Extension Viewpoints: Bringing herbs indoors for the winter

By Kathy Kunemund
PREVIEW Columnist

As summer begins to wind down, it is the perfect time to start thinking about bringing your herb plants in doors. Prepare to bring them in by early to mid-September or as nighttime temperatures reach 45-50 degrees. You will need to plan well in advance of a frost or freeze. This will allow time for the plants to adjust and actively grow throughout the winter.

Just like hardening off plants from a nursery to the outdoors, you should follow a plan to bring them back indoors. For the same reasons, sudden changes can result in poor growth and even death of a plant. When integrating them back indoors, set them in a spot with indirect light. After a week or two, move the pots to areas that meet their light requirements. It is normal for herbs to drop some leaves as they become acclimated. To slowly introduce your plants to indoor surroundings, you must assess their needs for light, water, humidity and fertilizer. 

First, select which herbs you want to move indoors. Herbs that grow well indoors include chives, parsley, rosemary, oregano and sweet basil. Next, select a location in your home that can provide adequate natural light for your specific herbs. They will need approximately six hours of direct sunlight. A west or south facing window should provide adequate light. Plants contain hormones that direct growth of stems toward sunlight, so your pots will need to be rotated frequently. This will ensure uniform growth of the plant. Herbs do well in containers on countertops, shelves, plant stands and tabletops. Avoid placing plants directly on radiators and on in-floor heating systems. Also do not place them near heating vents or baseboard heating. Excessive heat may cause soil to dry out too quickly.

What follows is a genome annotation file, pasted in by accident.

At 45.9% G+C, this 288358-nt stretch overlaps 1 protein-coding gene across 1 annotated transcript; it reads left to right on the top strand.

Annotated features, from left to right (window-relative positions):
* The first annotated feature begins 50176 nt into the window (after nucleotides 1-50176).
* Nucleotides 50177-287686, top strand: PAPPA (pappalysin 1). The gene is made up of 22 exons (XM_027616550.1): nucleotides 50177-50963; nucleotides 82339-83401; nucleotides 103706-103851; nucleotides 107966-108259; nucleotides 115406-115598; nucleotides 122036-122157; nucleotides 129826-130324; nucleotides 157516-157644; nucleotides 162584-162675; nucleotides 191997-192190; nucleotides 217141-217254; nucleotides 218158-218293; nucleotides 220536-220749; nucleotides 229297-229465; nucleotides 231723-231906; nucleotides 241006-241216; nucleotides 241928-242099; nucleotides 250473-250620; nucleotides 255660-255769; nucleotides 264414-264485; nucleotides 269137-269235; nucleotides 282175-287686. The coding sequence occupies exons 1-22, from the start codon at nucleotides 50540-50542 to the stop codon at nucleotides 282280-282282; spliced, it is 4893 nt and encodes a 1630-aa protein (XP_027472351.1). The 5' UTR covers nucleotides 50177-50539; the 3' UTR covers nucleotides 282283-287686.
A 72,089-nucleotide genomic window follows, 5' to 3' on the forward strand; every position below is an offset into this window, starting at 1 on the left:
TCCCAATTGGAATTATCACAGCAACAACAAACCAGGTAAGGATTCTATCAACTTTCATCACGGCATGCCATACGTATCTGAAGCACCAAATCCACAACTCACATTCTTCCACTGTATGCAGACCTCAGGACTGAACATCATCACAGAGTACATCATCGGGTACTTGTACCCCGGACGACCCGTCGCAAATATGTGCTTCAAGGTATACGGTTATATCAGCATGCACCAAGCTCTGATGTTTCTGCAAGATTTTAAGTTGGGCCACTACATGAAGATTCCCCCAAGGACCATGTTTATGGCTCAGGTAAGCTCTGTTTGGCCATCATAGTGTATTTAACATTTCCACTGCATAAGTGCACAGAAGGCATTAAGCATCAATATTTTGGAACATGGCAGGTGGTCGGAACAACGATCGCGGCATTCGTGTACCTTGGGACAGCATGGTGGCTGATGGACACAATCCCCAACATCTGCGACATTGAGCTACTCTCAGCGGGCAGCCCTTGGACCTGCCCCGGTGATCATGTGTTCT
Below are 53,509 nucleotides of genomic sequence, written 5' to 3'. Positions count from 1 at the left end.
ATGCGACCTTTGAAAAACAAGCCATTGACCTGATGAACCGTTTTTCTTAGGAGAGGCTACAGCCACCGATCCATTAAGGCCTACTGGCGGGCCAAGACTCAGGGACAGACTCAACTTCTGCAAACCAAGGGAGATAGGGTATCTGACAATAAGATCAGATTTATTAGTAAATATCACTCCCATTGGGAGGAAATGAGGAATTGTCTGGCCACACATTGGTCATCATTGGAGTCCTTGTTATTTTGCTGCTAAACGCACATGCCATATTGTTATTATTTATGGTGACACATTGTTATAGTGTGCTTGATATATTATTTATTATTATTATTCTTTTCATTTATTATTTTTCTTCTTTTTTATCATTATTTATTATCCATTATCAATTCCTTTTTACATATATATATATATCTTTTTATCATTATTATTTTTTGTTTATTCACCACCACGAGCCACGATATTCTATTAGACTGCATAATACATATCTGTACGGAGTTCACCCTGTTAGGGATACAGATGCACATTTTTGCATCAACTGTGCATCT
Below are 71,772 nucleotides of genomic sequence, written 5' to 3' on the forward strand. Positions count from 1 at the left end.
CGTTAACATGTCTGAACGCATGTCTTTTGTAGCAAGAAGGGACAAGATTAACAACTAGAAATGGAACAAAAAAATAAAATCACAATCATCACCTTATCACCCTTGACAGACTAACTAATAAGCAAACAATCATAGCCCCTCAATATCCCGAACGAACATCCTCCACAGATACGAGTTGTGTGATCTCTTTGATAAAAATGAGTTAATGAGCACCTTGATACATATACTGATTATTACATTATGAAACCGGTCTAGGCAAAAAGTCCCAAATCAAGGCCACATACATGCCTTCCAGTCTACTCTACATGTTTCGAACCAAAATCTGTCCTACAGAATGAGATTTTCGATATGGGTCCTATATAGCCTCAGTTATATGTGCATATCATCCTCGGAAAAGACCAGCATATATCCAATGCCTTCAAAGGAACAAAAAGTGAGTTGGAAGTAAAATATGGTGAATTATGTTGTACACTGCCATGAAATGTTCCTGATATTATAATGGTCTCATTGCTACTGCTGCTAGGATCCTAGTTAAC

If your herbs were planted directly in the ground, they will need to be repotted for indoors. If they are already in containers, repot if larger containers are needed for growth. In either case, inspect plants for insects or disease and treat as needed. A simple soap and water solution can be applied to leaves to wash away insects. Herbs thrive in soil that drains well. Remember to use pots that have drainage holes. Insert a few pebbles at the bottom of the pot to provide adequate drainage before adding soil. Herbs do not tolerate overwatering. Let the surface of the soil dry out before introducing more water. Overwatering can cause root rot and encourage pests.

Humidity and temperature are other important factors to consider. If humidity levels are low during winter months in your home, try misting the leaves periodically. Another option is to tilt the pots over the sink and gently rinse the foliage under the faucet. Either of these methods will keep the leaves clean and keep pests at bay. Herbs also need adequate air circulation. When grouping plants together, make sure there is room between them that facilitates air movement. The optimal growing temperatures indoors should be between 60 and 70 degrees. 

Lastly, herbs should be fertilized every two weeks with a low-dose, water-soluble fertilizer. Always follow the manufacturers’ directions for application. Overfertilizing can adversely affect the aroma and taste of herbs. 

Trim plants often to prevent them from becoming leggy. If allowed to do so, the flavor of the herbs can be diminished. When harvesting your herbs for cooking or drying, take cuttings a few inches from the base of the stem. This will encourage the plant to produce new growth and remain compact. If herbs are allowed to flower, the flavor of the herb can be compromised.

Following all of these steps will ensure that the plants you have identified are safely inside before the first frost and your herbs will be healthy and productive throughout the winter months. Bringing your herbs indoors will give you a fresh supply for cooking all winter long. 

Information for this article was taken from “Growing Herbs Indoors” by Kathleen M. Kelley and Elsa S. Sanchez, Department of Horticulture, Penn State College of Agriculture, Cooperative Extension, 323 Agricultural Administration Building University Park, PA 16802.

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This story was posted on September 4, 2020.